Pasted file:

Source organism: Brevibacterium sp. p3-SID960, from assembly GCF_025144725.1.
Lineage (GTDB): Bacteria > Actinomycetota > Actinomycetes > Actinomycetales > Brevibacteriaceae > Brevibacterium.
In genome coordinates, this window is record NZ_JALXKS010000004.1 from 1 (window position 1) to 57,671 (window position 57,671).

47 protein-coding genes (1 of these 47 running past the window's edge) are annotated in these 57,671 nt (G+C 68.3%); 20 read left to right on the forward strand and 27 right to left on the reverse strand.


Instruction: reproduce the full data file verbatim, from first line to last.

Source organism: Brevibacterium sp. p3-SID960, from assembly GCF_025144725.1.
Lineage (GTDB): Bacteria > Actinomycetota > Actinomycetes > Actinomycetales > Brevibacteriaceae > Brevibacterium.
In genome coordinates, this window is record NZ_JALXKS010000004.1 from 1 (window position 1) to 57,671 (window position 57,671).

47 protein-coding genes (1 of these 47 running past the window's edge) are annotated in these 57,671 nt (G+C 68.3%); 20 read left to right on the forward strand and 27 right to left on the reverse strand.